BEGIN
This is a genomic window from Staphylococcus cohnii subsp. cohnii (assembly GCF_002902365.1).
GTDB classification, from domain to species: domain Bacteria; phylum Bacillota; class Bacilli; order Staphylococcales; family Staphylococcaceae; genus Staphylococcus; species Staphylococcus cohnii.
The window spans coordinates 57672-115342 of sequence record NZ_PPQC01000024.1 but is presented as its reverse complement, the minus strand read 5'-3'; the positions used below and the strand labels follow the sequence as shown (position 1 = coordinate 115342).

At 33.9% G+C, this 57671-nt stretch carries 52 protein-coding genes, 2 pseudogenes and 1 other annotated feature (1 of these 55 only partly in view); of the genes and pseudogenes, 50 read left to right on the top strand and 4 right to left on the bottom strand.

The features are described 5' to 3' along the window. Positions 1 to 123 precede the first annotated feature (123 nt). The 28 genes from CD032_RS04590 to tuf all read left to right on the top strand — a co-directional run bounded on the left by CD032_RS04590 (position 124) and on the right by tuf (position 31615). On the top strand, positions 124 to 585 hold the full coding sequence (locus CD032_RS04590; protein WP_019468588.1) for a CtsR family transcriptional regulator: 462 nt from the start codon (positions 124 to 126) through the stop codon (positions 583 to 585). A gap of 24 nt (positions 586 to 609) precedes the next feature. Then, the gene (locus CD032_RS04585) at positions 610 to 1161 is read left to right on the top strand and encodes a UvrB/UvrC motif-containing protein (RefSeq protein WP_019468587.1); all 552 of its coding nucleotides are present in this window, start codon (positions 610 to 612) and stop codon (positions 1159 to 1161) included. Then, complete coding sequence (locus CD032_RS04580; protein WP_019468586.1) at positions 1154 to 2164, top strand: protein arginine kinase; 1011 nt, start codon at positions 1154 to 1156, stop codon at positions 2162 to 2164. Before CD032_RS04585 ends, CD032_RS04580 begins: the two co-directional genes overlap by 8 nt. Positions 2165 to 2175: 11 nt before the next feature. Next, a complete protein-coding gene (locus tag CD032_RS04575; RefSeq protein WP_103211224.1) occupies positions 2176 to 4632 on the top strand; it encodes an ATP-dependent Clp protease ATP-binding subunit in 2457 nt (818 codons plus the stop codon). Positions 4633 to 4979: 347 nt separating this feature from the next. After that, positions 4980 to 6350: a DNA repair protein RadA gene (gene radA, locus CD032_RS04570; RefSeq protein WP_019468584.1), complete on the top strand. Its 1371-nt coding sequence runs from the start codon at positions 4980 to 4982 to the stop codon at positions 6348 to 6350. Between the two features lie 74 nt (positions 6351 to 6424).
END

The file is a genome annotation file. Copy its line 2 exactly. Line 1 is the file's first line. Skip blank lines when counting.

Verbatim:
GTDB classification, from domain to species: domain Bacteria; phylum Bacillota; class Bacilli; order Staphylococcales; family Staphylococcaceae; genus Staphylococcus; species Staphylococcus cohnii.